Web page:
Cross-Border Data Restrictions and Your Cloud Strategy
Companies with customers, supply chains, partners, and offices in multiple countries must understand the cross-border data restrictions of each country they are involved with.
A dizzying number of country-by-country (or country-union-by-country-union) data laws and standards have appeared since 2015, when an EU court threw out the idea that U.S. companies could self-certify their adherence to EU data protection standards. World leaders are still scrambling to understand the complications that the cloud introduces to the global nature of business today.
Multiple Regulations Add to Confusion
Without widespread standards, each country has adopted a profile of regulations. These are based on the perception of how internal data residency affects jobs and protection of citizens' data. The U.S., for example, does not have a nationwide data protection law, but it does impose rights upon non-U.S. data in-country through the Patriot Act.
Government can be an imposing extra participant in the relationship between company and cloud provider, and its regulations can put a company in a no-win situation. For example, a government might request data from a company, but per the agreement with the cloud provider, a government may be seen as a third-party to which user data cannot be provided without individual consent.
Some countries require some data captured by public institutions to be localized. Others require citizen consent before their personal data can leave the country. Some countries extend this to all data. Some countries allow a free flow of data as long as it does not contain personally identifiable information (PII).
Do not assume every country's approach is the same as yours. To protect yourself, forbid your cloud vendor from transferring data from one data center to another without your consent, even upon an "act of God."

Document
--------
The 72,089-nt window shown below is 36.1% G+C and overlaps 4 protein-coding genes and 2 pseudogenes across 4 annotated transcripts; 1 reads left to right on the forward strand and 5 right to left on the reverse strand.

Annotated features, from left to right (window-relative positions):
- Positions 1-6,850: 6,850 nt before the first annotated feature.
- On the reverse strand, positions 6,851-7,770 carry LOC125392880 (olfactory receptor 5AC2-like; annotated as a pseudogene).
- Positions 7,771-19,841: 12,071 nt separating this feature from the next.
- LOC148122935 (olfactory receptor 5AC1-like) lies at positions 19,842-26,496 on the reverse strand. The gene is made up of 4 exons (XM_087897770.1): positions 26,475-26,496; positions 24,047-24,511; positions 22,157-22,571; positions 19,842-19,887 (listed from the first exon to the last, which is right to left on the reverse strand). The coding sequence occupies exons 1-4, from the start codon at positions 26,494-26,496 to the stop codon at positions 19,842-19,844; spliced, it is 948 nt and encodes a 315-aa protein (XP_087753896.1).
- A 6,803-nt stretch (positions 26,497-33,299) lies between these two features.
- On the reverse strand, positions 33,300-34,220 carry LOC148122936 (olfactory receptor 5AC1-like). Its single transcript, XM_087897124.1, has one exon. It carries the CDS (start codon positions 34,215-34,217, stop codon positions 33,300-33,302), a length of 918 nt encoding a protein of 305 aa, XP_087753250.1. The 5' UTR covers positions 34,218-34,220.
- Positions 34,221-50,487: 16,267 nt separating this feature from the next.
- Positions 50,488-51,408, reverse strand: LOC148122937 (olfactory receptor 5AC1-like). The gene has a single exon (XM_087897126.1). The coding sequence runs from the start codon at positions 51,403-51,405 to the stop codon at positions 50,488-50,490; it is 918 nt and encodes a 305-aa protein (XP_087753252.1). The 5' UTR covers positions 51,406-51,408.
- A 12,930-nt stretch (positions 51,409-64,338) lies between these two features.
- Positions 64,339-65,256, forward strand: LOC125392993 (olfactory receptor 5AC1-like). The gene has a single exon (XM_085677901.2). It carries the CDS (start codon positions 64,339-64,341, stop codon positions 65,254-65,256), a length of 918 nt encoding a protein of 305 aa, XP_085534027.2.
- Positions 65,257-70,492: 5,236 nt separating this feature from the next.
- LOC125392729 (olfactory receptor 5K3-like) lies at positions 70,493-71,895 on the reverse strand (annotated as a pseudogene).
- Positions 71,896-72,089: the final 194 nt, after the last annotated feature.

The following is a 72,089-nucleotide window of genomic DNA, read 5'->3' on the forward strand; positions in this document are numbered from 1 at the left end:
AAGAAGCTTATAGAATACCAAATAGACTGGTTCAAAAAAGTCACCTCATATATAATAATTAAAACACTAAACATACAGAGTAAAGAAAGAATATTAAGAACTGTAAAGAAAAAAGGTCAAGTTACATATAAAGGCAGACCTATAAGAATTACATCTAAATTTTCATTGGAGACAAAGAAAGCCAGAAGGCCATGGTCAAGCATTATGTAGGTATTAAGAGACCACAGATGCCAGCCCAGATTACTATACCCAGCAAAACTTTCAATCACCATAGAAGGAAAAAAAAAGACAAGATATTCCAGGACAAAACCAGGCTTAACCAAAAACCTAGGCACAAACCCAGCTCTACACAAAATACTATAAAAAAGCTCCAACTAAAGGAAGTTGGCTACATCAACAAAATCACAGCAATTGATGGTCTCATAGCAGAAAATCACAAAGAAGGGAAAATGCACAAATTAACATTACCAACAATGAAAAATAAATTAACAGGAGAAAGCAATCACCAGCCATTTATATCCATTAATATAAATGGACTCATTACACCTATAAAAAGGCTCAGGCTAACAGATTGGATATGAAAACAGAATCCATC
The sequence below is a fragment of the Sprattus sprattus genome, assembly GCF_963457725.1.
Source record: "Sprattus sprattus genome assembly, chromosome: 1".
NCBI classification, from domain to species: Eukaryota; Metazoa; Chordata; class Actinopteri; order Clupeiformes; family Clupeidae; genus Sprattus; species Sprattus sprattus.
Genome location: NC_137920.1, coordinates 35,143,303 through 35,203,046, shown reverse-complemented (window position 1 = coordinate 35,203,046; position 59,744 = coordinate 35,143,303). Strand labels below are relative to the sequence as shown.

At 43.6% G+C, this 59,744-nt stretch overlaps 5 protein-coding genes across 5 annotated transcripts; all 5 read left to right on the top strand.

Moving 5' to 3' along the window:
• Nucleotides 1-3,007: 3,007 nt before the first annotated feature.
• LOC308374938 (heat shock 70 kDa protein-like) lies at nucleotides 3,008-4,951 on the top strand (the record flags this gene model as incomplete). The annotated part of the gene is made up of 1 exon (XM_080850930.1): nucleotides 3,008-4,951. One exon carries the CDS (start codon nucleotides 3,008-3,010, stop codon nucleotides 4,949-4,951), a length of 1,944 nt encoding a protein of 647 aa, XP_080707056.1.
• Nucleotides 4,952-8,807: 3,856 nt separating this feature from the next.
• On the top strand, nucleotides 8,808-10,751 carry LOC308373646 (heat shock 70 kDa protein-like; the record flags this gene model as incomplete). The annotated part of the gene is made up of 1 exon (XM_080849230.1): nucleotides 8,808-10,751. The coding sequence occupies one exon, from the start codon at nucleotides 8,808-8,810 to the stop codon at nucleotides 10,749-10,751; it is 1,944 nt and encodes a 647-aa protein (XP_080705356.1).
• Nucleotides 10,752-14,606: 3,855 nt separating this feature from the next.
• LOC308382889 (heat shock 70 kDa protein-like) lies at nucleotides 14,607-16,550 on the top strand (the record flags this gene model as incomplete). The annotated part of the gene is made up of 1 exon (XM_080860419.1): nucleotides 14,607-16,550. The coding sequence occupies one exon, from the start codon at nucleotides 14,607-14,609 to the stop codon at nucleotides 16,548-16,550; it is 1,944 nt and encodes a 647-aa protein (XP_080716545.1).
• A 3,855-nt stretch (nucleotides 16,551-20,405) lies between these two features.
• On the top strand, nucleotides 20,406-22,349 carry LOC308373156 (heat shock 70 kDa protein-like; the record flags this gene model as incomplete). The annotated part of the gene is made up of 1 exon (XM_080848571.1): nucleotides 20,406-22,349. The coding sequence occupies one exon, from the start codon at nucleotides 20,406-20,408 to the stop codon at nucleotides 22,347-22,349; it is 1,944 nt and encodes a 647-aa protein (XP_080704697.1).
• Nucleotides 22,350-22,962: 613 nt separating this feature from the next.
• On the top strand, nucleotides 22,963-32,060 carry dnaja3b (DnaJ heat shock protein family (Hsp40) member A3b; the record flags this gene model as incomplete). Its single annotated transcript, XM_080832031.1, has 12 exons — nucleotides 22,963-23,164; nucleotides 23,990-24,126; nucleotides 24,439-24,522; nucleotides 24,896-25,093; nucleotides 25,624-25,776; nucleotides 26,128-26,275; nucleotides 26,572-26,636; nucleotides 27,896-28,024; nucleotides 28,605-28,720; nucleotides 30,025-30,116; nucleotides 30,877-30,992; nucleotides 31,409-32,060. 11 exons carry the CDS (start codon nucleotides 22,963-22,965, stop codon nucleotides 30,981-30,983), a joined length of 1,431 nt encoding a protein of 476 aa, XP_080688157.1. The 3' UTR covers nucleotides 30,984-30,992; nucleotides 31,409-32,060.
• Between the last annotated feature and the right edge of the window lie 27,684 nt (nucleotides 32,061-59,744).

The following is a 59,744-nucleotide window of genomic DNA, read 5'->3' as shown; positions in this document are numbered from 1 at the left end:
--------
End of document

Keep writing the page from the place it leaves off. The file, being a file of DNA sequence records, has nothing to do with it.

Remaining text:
Creating a Global Cloud Strategy
Despite this active ecosystem of laws and interpretations, the cloud remains a viable strategy. Part of preparing for the cloud is to do a country-by-country legal assessment for all countries in your company's ecosystem. A workable strategy always exists.
An important part of this strategy is to make sure all data-hosting policies have a strong location/jurisdiction component to them as well as a strong acknowledgement for global businesses that cloud services will be hybridized.
For some, the policy will dictate limiting analysis to data on a country basis. Frequent shoppers may need to be made aware that their purchases accrue by country or region or that some country purchases are excluded.
For many, multiple clouds will be necessary.
Although these laws tend to hurt rather than help a country's companies, you still need to understand and monitor the cross-border data restrictions when moving to the cloud. Understanding the location of your data is imperative.
Ultimately, these regulations could limit what you actually can do as a business, but they should not limit your smart move to the cloud. While countries and global corporations argue the restrictions out on the grand stage, your approach to data should deliver in the cloud as you adhere to these limitations.
McKnight Consulting Group is led by William McKnight. He serves as strategist, lead enterprise information architect, and program manager for sites worldwide utilizing the disciplines of data warehousing, master data management, business intelligence, and big data. Many of his clients have gone public with their success stories. McKnight has published hundreds of articles and white papers and given hundreds of international keynotes and public seminars. His teams’ implementations from both IT and consultant positions have won awards for best practices. William is a former IT VP of a Fortune 50 company and a former engineer of DB2 at IBM, and holds an MBA. He is author of the book Information Management: Strategies for Gaining a Competitive Advantage with Data.